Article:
Air Force demonstrates new weapon to sink ships

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The Eglin Air Force Base, Fla. Integrated Test Team demonstrated a new, low-cost air capability to defeat maritime threats in the Gulf of Mexico on April 28, 2022.

This was proven when an 85th Test and Evaluation Squadron F-15E Strike Eagle launched a modified GBU-31 Joint Direct Attack Munition which successfully destroyed a large-scale stationary surface ship.

This was the second experience of the QUICKSINK Joint Capability Technology Demonstration.

“QUICKSINK is a response to an urgent need to neutralize maritime threats to freedom around the world,” said Col. Tony Meeks, director of the Air Force Research Laboratory Munitions Directorate. “The men and women of this leadership are constantly finding ways to solve our country’s greatest challenges.

The QUICKSINK program, a Navy partnership, aims to provide options to neutralize maritime surface threats while demonstrating the inherent flexibility of joint force. This JCTD uses a Joint Direct Attack Munition integrated with a new seeker to quickly demonstrate immediate effect on fixed or moving maritime targets at minimal cost.

“QUICKSINK is unique in that it can provide new capabilities to existing and future DOD weapon systems, providing combatant commanders and our national leaders with new ways to defend against maritime threats,” Kirk said. Herzog, AFRL program manager.

While torpedoes primarily sink enemy ships via submarines, new methods explored by QUICKSINK can achieve anti-ship lethality with air-launched weapons, including modified JDAM 2,000-pound precision-guided bombs.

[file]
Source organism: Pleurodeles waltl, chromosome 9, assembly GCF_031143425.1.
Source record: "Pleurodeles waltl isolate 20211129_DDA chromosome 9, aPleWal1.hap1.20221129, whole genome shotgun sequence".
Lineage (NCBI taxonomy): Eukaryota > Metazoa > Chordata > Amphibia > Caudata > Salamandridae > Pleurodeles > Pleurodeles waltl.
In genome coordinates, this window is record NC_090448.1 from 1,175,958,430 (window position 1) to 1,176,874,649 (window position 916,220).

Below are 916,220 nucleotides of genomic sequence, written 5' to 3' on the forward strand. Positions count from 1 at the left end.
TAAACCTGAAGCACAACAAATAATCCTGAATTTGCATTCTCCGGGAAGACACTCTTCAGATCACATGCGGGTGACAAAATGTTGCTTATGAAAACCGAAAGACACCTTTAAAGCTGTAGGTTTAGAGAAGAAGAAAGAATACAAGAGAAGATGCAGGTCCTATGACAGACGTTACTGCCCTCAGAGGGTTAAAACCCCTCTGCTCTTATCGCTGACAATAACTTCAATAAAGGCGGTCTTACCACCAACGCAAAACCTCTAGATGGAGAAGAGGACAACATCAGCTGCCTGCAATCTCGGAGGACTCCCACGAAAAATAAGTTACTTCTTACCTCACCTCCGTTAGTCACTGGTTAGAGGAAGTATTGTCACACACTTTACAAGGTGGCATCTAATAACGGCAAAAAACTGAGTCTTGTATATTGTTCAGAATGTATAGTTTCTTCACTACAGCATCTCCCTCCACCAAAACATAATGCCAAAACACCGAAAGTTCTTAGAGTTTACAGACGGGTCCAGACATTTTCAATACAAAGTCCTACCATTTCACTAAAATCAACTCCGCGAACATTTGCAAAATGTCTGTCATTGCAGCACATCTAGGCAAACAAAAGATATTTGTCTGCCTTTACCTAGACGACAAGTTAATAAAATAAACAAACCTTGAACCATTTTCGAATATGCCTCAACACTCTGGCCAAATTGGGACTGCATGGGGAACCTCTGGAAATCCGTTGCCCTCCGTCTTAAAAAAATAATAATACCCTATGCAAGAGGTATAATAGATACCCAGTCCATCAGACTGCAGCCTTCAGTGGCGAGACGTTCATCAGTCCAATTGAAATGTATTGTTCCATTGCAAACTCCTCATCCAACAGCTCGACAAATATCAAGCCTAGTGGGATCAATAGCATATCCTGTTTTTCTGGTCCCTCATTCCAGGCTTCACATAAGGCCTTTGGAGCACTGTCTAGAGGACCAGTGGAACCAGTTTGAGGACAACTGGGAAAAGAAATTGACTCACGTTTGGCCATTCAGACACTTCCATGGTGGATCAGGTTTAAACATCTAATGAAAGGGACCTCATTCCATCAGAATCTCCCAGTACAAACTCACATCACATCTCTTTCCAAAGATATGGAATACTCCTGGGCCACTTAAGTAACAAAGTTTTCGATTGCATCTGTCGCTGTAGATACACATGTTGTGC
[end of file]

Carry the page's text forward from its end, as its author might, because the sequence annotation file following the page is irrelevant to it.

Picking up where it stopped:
“Heavy torpedoes are effective [at sinking large ships], but are expensive and used by a small portion of naval assets,” said Major Andrew Swanson, 85th TES Advanced Programs Division Chief. “With QUICKSINK, we have demonstrated an inexpensive and more agile solution that has the potential to be used by the majority of Air Force combat aircraft, giving combat commanders and combatants more options. .”

This latest experiment enabled the researchers to assess the scientific and technological issues associated with the QUICKSINK concept for operational use.

“A navy submarine has the capability to launch and destroy a ship with a single torpedo at any time, but the QUICKSINK JCTD aims to develop an inexpensive method of killing torpedoes from the air at a much higher rate and over a much larger area,” Herzog said.

The role of the 96th Test Wing was that of aircraft maintenance support, test coordination, planning and range availability.

The 780th Test Squadron alone spent 250 hours of effort supporting the test and also capturing the footage. Those hours were spent coordinating seven planes recording the detonation of the weapon from different angles. The team also directed the mission from a control room to ensure the aircraft was in the correct location to collect the required data. They were also in charge of all on-the-fly adjustments to the test plan such as bad weather, etc.

“The QUICKSINK mission was successful thanks to countless hours of planning and preparation by the collective test team,” said Capt. J. Tucker Tipton, 780th TS air-to-ground test flight commander. “This was another example of how the 780th Test Squadron supports weapons development test customers and helps deliver unique capabilities to the warfighter.”

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